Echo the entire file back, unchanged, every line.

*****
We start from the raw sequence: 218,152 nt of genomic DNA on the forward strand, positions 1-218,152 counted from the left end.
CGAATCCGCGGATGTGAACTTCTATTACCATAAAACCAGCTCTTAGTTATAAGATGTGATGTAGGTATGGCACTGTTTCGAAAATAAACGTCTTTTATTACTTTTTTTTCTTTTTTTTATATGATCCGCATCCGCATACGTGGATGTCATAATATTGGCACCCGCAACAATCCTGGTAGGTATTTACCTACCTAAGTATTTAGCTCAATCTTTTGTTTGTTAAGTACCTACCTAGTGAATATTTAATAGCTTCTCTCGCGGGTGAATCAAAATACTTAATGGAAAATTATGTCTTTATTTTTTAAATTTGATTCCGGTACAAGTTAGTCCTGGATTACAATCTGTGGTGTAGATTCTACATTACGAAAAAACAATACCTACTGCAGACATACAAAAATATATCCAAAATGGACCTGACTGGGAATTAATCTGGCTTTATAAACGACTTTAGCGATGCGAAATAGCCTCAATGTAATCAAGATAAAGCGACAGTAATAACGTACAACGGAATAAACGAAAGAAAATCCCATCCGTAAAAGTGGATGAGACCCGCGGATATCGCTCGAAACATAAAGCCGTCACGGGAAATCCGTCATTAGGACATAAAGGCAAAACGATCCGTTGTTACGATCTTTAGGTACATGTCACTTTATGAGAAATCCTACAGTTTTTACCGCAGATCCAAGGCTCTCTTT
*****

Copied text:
We start from the raw sequence: 218,152 nt of genomic DNA on the forward strand, positions 1-218,152 counted from the left end.
CGAATCCGCGGATGTGAACTTCTATTACCATAAAACCAGCTCTTAGTTATAAGATGTGATGTAGGTATGGCACTGTTTCGAAAATAAACGTCTTTTATTACTTTTTTTTCTTTTTTTTATATGATCCGCATCCGCATACGTGGATGTCATAATATTGGCACCCGCAACAATCCTGGTAGGTATTTACCTACCTAAGTATTTAGCTCAATCTTTTGTTTGTTAAGTACCTACCTAGTGAATATTTAATAGCTTCTCTCGCGGGTGAATCAAAATACTTAATGGAAAATTATGTCTTTATTTTTTAAATTTGATTCCGGTACAAGTTAGTCCTGGATTACAATCTGTGGTGTAGATTCTACATTACGAAAAAACAATACCTACTGCAGACATACAAAAATATATCCAAAATGGACCTGACTGGGAATTAATCTGGCTTTATAAACGACTTTAGCGATGCGAAATAGCCTCAATGTAATCAAGATAAAGCGACAGTAATAACGTACAACGGAATAAACGAAAGAAAATCCCATCCGTAAAAGTGGATGAGACCCGCGGATATCGCTCGAAACATAAAGCCGTCACGGGAAATCCGTCATTAGGACATAAAGGCAAAACGATCCGTTGTTACGATCTTTAGGTACATGTCACTTTATGAGAAATCCTACAGTTTTTACCGCAGATCCAAGGCTCTCTTT